A large gar fish swimming in the pond. An alligator swims out of the reeds to check out the tasty park visitors. An Anhinga dries its wings after a dive.

We saw an incredible variety of wildlife along the Anhinga Trail. There was a large gar swimming in the water. Several alligators swam out of the reeds to investigate the park visitors. The third photo is of an anhinga drying its wings. The anhinga or snake-bird is a cormorant-like bird with an average body length of 85 cm (33 in), a wingspan of 117 cm (46 in), and a mass of up to 1.35 kg (3.0 lb). It is a dark-plumaged piscivore (fish eating) with a very long neck, and often swims with only the neck above water. Its feathers are not waterproof and so after a few dives after fish, the anhinga must spread its wings to dry in the sun.

A white egret Two water birds and an alligator Two turtles sunning themselves on a log.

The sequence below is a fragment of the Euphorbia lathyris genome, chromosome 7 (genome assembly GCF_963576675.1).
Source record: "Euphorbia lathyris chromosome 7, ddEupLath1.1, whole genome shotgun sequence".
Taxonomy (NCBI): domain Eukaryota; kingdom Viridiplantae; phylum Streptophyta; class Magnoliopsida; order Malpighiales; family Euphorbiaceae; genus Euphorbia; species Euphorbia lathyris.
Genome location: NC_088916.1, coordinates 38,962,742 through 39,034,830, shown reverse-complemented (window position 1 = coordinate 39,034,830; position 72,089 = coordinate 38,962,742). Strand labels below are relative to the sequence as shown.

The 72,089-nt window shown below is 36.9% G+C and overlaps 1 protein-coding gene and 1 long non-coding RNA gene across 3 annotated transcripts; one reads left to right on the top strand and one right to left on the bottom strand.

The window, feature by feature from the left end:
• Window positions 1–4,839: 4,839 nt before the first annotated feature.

We saw a wide variety of water birds including egrets and herons. They didn’t seem to be afraid of the alligators and were often in close proximity. We saw quite a few turtles like this pair enjoying the afternoon sunshine.

Sign describing the bromeliads growing here. A community of air plants (bromeliads). Blue heron

Since the everglades are warm and moist, air plants or bromeliads grow on other plants. These are not parasites that draw nutrients from their host plant. They just use the other plant as a perch. The last photo is of a blue heron.

A brown anole lizard Nancy spotted on a tree. Melissa gets her photo taken with one of the Everglade guides. Alligator crossing